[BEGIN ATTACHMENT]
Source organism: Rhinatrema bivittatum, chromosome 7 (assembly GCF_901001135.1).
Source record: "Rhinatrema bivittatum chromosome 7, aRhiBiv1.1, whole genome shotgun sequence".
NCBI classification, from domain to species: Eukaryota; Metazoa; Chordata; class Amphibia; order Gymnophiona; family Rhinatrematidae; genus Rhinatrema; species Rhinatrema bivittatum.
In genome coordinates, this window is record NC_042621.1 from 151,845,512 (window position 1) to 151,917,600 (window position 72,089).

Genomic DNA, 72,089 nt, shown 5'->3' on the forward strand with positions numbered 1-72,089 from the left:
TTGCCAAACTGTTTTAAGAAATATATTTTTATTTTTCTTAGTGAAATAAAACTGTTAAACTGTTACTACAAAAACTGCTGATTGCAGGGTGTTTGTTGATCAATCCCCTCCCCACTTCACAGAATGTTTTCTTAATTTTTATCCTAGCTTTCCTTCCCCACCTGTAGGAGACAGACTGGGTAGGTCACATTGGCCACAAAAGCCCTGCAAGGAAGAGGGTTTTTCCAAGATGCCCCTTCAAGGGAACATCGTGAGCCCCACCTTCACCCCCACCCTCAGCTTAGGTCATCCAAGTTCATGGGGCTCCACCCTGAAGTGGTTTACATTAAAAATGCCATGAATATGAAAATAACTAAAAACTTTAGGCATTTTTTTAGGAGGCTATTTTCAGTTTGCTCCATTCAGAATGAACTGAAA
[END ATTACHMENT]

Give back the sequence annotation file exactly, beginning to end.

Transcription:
Source organism: Rhinatrema bivittatum, chromosome 7 (assembly GCF_901001135.1).
Source record: "Rhinatrema bivittatum chromosome 7, aRhiBiv1.1, whole genome shotgun sequence".
NCBI classification, from domain to species: Eukaryota; Metazoa; Chordata; class Amphibia; order Gymnophiona; family Rhinatrematidae; genus Rhinatrema; species Rhinatrema bivittatum.
In genome coordinates, this window is record NC_042621.1 from 151,845,512 (window position 1) to 151,917,600 (window position 72,089).

Genomic DNA, 72,089 nt, shown 5'->3' on the forward strand with positions numbered 1-72,089 from the left:
TTGCCAAACTGTTTTAAGAAATATATTTTTATTTTTCTTAGTGAAATAAAACTGTTAAACTGTTACTACAAAAACTGCTGATTGCAGGGTGTTTGTTGATCAATCCCCTCCCCACTTCACAGAATGTTTTCTTAATTTTTATCCTAGCTTTCCTTCCCCACCTGTAGGAGACAGACTGGGTAGGTCACATTGGCCACAAAAGCCCTGCAAGGAAGAGGGTTTTTCCAAGATGCCCCTTCAAGGGAACATCGTGAGCCCCACCTTCACCCCCACCCTCAGCTTAGGTCATCCAAGTTCATGGGGCTCCACCCTGAAGTGGTTTACATTAAAAATGCCATGAATATGAAAATAACTAAAAACTTTAGGCATTTTTTTAGGAGGCTATTTTCAGTTTGCTCCATTCAGAATGAACTGAAA